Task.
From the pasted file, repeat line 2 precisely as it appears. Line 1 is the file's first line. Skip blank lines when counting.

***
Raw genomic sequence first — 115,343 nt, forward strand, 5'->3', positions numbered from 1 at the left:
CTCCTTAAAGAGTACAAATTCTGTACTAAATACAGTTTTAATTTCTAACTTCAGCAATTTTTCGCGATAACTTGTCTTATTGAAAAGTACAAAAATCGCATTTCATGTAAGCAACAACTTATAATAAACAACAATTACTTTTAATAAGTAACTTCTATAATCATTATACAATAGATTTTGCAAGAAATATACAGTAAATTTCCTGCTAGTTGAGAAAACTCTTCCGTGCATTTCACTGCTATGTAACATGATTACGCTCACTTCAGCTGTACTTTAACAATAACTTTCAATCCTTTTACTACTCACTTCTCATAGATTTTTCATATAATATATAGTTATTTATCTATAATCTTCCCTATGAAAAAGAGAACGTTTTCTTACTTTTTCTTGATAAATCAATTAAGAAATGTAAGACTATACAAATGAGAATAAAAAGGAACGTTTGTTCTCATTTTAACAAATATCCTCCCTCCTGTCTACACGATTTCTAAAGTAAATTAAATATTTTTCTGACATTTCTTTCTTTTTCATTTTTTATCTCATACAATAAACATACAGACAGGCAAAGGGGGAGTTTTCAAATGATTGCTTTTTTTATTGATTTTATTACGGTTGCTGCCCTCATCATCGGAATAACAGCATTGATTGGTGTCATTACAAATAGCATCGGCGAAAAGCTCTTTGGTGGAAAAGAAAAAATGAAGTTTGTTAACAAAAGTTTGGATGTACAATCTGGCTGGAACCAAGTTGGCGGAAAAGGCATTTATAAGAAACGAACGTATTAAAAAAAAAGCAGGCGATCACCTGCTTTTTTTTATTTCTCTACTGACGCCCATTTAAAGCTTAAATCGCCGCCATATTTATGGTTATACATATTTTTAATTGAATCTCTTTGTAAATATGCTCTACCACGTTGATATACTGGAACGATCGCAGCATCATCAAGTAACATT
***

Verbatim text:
CTCCTTAAAGAGTACAAATTCTGTACTAAATACAGTTTTAATTTCTAACTTCAGCAATTTTTCGCGATAACTTGTCTTATTGAAAAGTACAAAAATCGCATTTCATGTAAGCAACAACTTATAATAAACAACAATTACTTTTAATAAGTAACTTCTATAATCATTATACAATAGATTTTGCAAGAAATATACAGTAAATTTCCTGCTAGTTGAGAAAACTCTTCCGTGCATTTCACTGCTATGTAACATGATTACGCTCACTTCAGCTGTACTTTAACAATAACTTTCAATCCTTTTACTACTCACTTCTCATAGATTTTTCATATAATATATAGTTATTTATCTATAATCTTCCCTATGAAAAAGAGAACGTTTTCTTACTTTTTCTTGATAAATCAATTAAGAAATGTAAGACTATACAAATGAGAATAAAAAGGAACGTTTGTTCTCATTTTAACAAATATCCTCCCTCCTGTCTACACGATTTCTAAAGTAAATTAAATATTTTTCTGACATTTCTTTCTTTTTCATTTTTTATCTCATACAATAAACATACAGACAGGCAAAGGGGGAGTTTTCAAATGATTGCTTTTTTTATTGATTTTATTACGGTTGCTGCCCTCATCATCGGAATAACAGCATTGATTGGTGTCATTACAAATAGCATCGGCGAAAAGCTCTTTGGTGGAAAAGAAAAAATGAAGTTTGTTAACAAAAGTTTGGATGTACAATCTGGCTGGAACCAAGTTGGCGGAAAAGGCATTTATAAGAAACGAACGTATTAAAAAAAAAGCAGGCGATCACCTGCTTTTTTTTATTTCTCTACTGACGCCCATTTAAAGCTTAAATCGCCGCCATATTTATGGTTATACATATTTTTAATTGAATCTCTTTGTAAATATGCTCTACCACGTTGATATACTGGAACGATCGCAGCATCATCAAGTAACATT